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Editors: Stan Metcalfe and Alan Warde

There has been increasing interest and debate in recent years on the instituted nature of economic processes in general and the related ideas of the market and the competitive process in particular. This debate lies at the interface between two largely independent disciplines, economics and sociology, and reflects an attempt to bring the two fields of discourse more closely together. This book explores this interface in a number of ways, looking at the competitive process and market relations from a number of different perspectives. It considers the social role of economic institutions in society and examines the various meanings embedded in the word 'markets', as well as developing arguments on the nature of competition as an instituted economic process. The close of the twentieth century saw a virtual canonisation of markets as the best, indeed the only really effective, way to govern an economic system. The market organisation being canonised was simple and pure, along the lines of the standard textbook model in economics. The book discusses the concepts of polysemy , idealism, cognition, materiality and cultural economy. Michael Best provides an account of regional economic adaptation to changed market circumstances. This is the story of the dynamics of capitalism focused on the resurgence of the Route 128 region around Boston following its decline in the mid-1980s in the face of competition from Silicon Valley. The book also addresses the question of how this resurgence was achieved.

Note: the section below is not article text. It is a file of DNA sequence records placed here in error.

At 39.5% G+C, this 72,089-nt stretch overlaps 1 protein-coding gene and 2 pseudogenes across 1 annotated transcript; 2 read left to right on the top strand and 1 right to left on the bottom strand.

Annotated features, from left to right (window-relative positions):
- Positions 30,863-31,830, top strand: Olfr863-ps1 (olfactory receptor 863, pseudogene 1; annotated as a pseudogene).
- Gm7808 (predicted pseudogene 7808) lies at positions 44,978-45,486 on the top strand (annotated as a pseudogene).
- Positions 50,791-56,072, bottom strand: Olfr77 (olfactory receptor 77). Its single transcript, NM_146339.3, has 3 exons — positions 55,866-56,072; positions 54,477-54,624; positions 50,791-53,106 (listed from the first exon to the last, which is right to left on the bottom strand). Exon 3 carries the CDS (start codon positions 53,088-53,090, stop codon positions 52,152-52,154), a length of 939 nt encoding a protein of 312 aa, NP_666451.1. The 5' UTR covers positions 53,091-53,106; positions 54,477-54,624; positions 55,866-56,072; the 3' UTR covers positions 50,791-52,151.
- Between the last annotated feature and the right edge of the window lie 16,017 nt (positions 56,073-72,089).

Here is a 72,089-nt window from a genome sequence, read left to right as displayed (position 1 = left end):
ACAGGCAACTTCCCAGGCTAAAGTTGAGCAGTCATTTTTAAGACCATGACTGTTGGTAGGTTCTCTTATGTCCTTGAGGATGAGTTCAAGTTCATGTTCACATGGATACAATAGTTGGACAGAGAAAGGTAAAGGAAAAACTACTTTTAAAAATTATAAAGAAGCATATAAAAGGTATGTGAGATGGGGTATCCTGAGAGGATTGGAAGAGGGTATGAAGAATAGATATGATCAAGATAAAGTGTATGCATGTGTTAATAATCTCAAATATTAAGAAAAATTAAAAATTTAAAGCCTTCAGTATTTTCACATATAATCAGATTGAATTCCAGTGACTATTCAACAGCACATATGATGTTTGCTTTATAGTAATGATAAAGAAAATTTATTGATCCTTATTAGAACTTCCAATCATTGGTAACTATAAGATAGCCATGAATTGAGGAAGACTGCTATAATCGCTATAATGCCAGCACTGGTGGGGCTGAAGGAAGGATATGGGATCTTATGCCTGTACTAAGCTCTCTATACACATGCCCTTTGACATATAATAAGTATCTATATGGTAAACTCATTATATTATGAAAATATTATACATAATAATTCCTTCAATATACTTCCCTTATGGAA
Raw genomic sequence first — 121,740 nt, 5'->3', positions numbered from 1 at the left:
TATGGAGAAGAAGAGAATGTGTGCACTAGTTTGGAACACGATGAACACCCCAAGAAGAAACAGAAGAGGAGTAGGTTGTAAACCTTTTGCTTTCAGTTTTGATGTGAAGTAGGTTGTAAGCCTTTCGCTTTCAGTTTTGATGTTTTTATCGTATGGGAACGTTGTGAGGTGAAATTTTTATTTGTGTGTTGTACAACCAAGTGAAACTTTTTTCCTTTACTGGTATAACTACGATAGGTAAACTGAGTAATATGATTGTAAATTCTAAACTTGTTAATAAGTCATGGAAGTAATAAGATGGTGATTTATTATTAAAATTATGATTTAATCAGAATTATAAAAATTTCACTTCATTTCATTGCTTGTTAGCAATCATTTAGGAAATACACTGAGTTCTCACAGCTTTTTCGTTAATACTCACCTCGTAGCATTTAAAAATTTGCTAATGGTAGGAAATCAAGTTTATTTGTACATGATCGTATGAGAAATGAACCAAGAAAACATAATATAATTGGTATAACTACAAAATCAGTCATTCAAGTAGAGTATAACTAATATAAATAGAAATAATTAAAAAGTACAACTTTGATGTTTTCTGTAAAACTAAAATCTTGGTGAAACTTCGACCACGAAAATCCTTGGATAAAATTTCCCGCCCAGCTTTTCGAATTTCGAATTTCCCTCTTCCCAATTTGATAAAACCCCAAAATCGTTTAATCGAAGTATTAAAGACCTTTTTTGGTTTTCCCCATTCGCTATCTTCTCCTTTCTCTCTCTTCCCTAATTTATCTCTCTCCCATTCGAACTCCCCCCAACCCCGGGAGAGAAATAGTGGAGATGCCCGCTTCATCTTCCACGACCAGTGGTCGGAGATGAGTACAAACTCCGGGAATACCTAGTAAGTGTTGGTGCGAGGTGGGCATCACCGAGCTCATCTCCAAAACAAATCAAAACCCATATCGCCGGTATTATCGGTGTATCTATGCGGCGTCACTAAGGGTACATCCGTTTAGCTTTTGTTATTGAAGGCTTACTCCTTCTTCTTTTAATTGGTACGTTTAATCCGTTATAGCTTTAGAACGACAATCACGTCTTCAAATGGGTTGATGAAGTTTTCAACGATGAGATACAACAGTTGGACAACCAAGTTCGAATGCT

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Governing Precarity through Adaptive Design

Death of Neoliberalism or the Triumph of Hayek? ’, Journal of Cultural Economy , 4 : 4 , 371 – 85 . Corlett , A. ( 2017 ), As Time Goes By: Shifting Incomes and Inequality between and within Generations ( London : Intergenerational Commission ). Cornia , G. A. ( 1987 ), ‘ Economic Decline and Human Welfare in the First Half of the 1980s ’, in Cornia , G. A. , Jolly , R. and Stewart , F. (eds), Adjustment with a Human Face: Volume 1 ( Oxford : Clarendon Press ), pp. 11 – 47

Journal of Humanitarian Affairs
Constituting the cultural economy

6 Between markets, firms and networks: constituting the cultural economy Fran Tonkiss Introduction Cultural and creative sectors have come to represent key areas of growth within a number of regional and national economies, and figure prominently within arguments regarding the increasingly ‘cultural’ character of economic processes and the restructuring of market forms. An emergent cultural economy is also of critical interest for institutional analysis, and for a number of reasons. Firstly, such an analysis addresses very clearly the need to take culture

in Market relations and the competitive process
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issue, that of the distinctiveness of the operations of ‘cultural industries’. She addresses the debate about whether we currently can be said to have a ‘cultural economy’ with newer principles of operation than those of an older industrial economy. Finding it hard to understand the producers in terms of the products being sold, she argues that attention should be paid instead to the role of specialised knowledge involved in the framing of goods to be sold in cultural markets. Distinctive firms, labour contracts and mixed forms of governance imply a definition of the

in Market relations and the competitive process